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Kas Glute Bridge Tutorial - The New and Improved Hip Thrust

The kas glute bridge has been making its way around the fitness industry as the "ultimate glute-building and strengthening exercise".  Not to be confused with the standard glute bridge or hip thrust, the kas glute bridge puts much more stress and emphasis on the glute muscles. If you want to improve glute strength the kas glute bridge is an awesome exercise to add to your program. Read on to learn how to safely complete the kas glute bridge along with some tips and benefits to give you an upper hand before you even step foot in the gym.

  

Why The Kas Glute Bridge?

It's no secret that squats and deadlifts can get old very fast (and also risk lower back pain).  While both the squat and deadlift work the glute muscles, that is not the main focus of the lift. What makes the kas glute bridge such an elite glute-building movement is how it isolates the glute muscles unlike any other exercise.  The kas glute bridge is different from the regular glute bridge primarily on position setup.  Being on an elevated surface such as a bench or box allows you to target your glutes more effectively.  The elevated position of the exercises tied in with the slow and controlled tempo is what makes the kas glute bridge so beneficial for building muscle and strength in the glutes.  

 

Kas Glute Bridge - How To Guide:

1. To set up the kas glute bridge exercise, have the middle of your shoulder blades resting against a bench or box with your feet placed slightly wider than hip-width apart.  If you decide to use weight, put a barbell or dumbbell in the crease of your hips and hold it there with both hands.

2. To begin the kas glute bridge exercise, slowly lower your hips by two to three inches while engaging your glutes and maintaining a flat lower back and strong knees. 

kas glute bridge how to

3. Once at the bottom of the movement, drive through your heels and raise the barbell to the ceiling by extending your hips to return to the starting position. Be sure to maintain good posture throughout the movement. Your body should create a straight line from your shoulders to your knees, with your knees aligned and your heels and bent at 90-degree angles.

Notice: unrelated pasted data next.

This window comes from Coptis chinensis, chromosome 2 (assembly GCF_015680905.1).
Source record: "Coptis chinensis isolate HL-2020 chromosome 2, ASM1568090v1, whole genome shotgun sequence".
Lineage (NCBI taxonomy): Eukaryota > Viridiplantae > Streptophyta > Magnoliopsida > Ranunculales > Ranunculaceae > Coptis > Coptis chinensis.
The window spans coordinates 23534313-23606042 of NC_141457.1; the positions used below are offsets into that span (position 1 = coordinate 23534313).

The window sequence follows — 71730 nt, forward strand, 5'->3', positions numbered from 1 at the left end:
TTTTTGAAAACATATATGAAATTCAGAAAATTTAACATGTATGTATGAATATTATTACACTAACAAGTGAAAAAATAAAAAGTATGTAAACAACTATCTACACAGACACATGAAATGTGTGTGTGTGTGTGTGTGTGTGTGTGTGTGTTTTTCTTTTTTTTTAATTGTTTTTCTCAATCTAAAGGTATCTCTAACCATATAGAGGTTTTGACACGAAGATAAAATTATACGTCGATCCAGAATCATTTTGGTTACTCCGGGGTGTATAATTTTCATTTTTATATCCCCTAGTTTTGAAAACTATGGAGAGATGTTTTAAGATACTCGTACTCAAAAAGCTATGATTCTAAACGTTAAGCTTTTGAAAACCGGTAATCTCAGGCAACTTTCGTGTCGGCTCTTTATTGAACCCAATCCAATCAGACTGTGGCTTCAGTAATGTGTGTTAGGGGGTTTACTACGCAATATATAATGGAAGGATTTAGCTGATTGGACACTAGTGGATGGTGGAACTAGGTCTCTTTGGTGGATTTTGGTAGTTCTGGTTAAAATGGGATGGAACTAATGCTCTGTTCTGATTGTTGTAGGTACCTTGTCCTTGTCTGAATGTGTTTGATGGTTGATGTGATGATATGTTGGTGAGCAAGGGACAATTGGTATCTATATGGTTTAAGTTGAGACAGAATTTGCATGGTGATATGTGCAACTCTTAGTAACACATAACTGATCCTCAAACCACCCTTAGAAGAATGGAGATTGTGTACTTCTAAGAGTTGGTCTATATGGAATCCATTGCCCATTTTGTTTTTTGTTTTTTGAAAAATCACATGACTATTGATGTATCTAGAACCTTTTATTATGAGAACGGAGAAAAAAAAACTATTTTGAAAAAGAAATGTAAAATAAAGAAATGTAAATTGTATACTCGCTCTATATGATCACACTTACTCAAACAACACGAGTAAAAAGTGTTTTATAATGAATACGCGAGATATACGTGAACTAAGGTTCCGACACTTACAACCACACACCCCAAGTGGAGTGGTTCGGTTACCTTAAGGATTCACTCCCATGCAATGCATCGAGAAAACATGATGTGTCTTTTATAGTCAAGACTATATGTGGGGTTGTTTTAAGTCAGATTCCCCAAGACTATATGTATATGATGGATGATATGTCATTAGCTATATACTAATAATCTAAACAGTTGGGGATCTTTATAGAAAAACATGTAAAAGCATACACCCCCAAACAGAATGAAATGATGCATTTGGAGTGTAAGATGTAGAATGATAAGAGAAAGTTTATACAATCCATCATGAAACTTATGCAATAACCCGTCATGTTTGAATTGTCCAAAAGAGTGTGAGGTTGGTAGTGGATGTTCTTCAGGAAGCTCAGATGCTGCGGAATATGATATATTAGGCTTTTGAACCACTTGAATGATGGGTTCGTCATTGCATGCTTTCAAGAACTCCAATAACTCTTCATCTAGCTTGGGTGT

4. Return to the beginning position by continuing to lift the hips until the body is in a straight line from the shoulders to the knees.

 

Kas Glute Bridge - Muscles Worked: Gluteus Maximus, Gluteus Medius, Gluteus Minimus.

kas glute bridge - muscles worked

 

Kas Glute Bridge vs Hip Thrusts:

A common comparison to the kas glute bridge is the hip thrust exercise.  The main differences between the movements is the time under tension and the intention behind the exercise.  The kas glute bridge is a slow and controlled exercise intended for building muscle and strength.  The hip thrust exercise on the other hand is intended for fast activation and explosiveness.  Both exercises work the same muscles, however, they have many different results.  Check out the hip thrust visual below and see how it differs from the one above.

kas glute bridge vs hip thrusts

  

Kas Glute Bridge - Pain Relief:

Developing tight and sore glutes are very common in today's sedentary world, often caused by excessive sitting or overworking the glutes through exercises such as the kas glute bridge. To alleviate discomfort and achieve pain-free glute muscles, it's crucial to address the tight tissue/trigger points and tension that are causing you pain.

QL Claw - Kas glute bridge

To rid the muscle of painful trigger points and find relief, a great place to start is to apply targeted deep-tissue massage to the muscle. A deep, soothing tissue massage will help release the glutes of pain and constant muscle tension. This process will allow the glute muscles to exist as normal, non-pain-inducing muscles.  A great tool for this is the QL Claw.

Post deep tissue massage, stretching will aid to further pain relief and increased mobility.

  
 
 
If you want to learn how the QL Claw works on the gluteus medius muscle, check the video below:
 

 

 

Sources:

[1] Donnelly, Joseph M. Travell, Simons & Simons Myofascial Pain and Dysfunction: the Trigger Point Manual. 3rd ed., Wolters Kluwer Health, 2019.

[2] Davies, Clair, and Amber Davies. The Trigger Point Therapy Workbook: Your Self-Treatment Guide for Pain Relief. 3rd ed., New Harbinger Publications, Inc., 2013.

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